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City 'Trying to Steal' Brothers' Edgewater Home to Build Park, They Say

By Benjamin Woodard | December 18, 2013 7:41am
 Two brothers who live in a one-story building on Ridge Avenue said the city was "trying to steal" their home to make way for a park.
Ridge Avenue Firehouse Shack
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EDGEWATER — Two brothers who have lived inside of a one-story building next door to the Ridge Avenue Firehouse for years say the city is "trying to steal" their home and tear it down for a park.

James Brabec, Jr., a retired air traffic controller who has owned the property for 21 years, said all he wants is "fair-market value" for the property, but the city filed a lawsuit in 2012 in an attempt to force a sale.

"They're trying to get it — there's no way around it," said 61-year-old Brabec. "They tried to lowball it. They're trying to steal it."

But the city, and Ald. Harry Osterman (48th), said the property was too good to leave in private hands.

The land is located at 5700 N. Ridge Ave. next door to the city-owned firehouse, which will likely be converted into the headquarters for the Chicago Filmmakers and an independent film venue next year.

Osterman and the city plan to raze the Brabecs' home and create a parklike space next door to the firehouse that could extend into Wayne Avenue, erasing an awkward intersection of three streets, said Peter Strazzabosco, spokesman for the Department of Housing and Economic Development.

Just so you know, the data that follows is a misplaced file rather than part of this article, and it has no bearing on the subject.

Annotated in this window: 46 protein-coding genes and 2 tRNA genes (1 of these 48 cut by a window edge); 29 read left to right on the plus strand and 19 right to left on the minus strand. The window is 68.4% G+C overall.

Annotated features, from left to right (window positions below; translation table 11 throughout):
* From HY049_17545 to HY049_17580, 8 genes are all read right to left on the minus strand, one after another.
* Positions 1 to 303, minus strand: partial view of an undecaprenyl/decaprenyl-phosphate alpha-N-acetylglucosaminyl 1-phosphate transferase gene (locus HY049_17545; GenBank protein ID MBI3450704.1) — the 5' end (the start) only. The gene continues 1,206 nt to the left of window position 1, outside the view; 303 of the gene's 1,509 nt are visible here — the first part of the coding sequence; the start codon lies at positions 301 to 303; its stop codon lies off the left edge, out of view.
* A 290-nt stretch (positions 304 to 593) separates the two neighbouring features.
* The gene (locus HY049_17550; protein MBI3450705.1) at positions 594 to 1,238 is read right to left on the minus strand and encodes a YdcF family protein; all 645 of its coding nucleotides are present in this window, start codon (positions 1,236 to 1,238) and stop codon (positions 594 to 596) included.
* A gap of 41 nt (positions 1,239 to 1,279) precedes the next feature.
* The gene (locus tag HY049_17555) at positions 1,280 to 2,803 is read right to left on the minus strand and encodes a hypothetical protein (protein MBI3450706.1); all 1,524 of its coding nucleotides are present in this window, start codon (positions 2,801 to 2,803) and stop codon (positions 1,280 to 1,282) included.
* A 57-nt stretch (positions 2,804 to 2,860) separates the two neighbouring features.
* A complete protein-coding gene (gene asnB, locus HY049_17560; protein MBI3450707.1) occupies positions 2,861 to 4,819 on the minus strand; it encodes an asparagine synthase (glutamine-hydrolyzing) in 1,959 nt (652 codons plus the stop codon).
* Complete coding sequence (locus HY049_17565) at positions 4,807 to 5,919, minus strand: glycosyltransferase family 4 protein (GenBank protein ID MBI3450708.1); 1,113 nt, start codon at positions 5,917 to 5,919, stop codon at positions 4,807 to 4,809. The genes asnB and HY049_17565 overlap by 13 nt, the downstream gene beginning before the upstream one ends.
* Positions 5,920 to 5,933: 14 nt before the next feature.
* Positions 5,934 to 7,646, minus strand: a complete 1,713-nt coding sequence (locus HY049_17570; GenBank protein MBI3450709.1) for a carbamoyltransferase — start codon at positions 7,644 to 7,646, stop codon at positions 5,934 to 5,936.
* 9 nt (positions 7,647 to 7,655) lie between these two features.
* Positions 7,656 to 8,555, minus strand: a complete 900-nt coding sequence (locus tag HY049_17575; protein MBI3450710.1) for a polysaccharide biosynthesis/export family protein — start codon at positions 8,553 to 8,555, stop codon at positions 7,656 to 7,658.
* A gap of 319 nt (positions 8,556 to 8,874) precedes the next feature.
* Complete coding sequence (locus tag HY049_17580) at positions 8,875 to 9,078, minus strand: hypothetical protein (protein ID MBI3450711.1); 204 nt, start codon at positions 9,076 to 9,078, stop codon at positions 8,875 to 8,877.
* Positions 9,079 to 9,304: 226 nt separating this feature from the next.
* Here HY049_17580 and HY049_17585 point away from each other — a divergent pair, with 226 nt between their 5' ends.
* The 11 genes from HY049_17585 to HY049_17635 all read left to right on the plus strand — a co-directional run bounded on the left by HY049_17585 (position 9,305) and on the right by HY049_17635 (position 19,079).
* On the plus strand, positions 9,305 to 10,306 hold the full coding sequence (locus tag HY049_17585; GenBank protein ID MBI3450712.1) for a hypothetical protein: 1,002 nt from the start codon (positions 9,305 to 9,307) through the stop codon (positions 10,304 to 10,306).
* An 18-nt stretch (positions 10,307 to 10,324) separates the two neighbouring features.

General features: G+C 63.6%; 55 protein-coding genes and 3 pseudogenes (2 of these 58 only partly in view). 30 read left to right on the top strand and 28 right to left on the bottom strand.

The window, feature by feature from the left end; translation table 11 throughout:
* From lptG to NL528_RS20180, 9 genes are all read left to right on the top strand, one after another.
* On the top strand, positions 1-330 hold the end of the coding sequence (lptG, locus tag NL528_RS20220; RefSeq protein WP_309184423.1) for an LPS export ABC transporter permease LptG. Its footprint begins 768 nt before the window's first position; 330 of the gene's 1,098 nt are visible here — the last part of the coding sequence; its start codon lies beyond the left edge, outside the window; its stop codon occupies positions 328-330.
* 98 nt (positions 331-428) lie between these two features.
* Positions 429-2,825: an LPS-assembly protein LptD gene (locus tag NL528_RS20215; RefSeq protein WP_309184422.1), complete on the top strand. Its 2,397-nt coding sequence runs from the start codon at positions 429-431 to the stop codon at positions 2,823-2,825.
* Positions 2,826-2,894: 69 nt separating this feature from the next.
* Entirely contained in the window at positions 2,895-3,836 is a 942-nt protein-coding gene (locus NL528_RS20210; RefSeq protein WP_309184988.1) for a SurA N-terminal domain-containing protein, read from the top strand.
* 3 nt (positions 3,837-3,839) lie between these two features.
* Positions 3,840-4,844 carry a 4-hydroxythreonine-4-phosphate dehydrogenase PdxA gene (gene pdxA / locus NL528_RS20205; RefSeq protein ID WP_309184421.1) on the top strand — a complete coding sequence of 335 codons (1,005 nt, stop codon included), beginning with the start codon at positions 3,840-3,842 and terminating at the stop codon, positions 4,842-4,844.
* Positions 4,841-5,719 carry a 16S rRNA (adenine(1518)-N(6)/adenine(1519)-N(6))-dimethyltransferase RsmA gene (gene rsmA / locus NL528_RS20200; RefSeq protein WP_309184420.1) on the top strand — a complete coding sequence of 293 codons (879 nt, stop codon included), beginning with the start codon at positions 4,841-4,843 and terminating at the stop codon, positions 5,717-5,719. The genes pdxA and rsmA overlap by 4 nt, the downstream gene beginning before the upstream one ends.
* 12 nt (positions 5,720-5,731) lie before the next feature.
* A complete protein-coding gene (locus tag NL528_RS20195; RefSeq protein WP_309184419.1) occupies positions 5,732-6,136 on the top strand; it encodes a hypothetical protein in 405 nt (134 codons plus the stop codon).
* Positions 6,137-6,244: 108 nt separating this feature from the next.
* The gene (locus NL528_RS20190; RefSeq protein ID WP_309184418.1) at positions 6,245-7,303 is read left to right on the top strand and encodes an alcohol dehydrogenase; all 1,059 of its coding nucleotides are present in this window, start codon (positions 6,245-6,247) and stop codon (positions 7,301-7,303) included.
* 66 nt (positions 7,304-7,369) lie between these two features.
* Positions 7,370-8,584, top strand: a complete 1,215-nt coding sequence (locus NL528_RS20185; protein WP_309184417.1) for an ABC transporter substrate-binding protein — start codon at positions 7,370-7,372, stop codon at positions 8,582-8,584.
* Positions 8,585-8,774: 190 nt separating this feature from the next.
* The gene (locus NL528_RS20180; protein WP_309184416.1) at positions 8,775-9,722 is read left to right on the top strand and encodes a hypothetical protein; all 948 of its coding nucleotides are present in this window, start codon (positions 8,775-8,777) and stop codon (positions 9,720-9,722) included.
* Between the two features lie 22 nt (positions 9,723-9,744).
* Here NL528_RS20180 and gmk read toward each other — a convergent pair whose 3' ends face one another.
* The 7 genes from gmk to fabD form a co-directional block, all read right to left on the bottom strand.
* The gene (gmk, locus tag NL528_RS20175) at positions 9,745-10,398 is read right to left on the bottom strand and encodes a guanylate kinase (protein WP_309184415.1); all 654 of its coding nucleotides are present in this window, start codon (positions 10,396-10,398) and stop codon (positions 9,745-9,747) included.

He said an undisclosed amount of money had been "set aside" for the acquisition of the property, but other details of the plan, such as who might manage the park, had yet to be determined.

Dan Luna, Osterman's chief of staff, said Tuesday "The plans were an opportunity to make that corner into something unique" that could be enjoyed by all.

During public meetings about the firehouse plans, Osterman has likened the Brabecs' building to a "shack."

But the Brabec brothers say they're being forced from the community they love.

"We know everyone in the neighborhood. They seem to like us," said George Brabec, 51, who has lived in the same building as his older brother, but in a second unit, for eight years. "We really don't want to move."

He said he cherished the summer months, when neighbors would visit and barbecue with them in their backyard.

The elder Brabec said the city's first offer to buy the property was $211,000 — even though the land has an estimated value of $330,460, according to the Cook County Assessor's Office.

The city claims in its complaint, filed in 2012, that it has the right to the property "for the public purposes" set forth in a 2009 ordinance regarding the city's eminent domain powers.

Brabec said his attorney, John Foran, was negotiating with the city.

Foran did not return several messages requesting comment about the legal proceedings.

Brabec's next court date is scheduled for late January, said Roderick Drew, a spokesman for the city's Law Department.

Roderick declined to comment on negotiations, citing "ongoing litigation."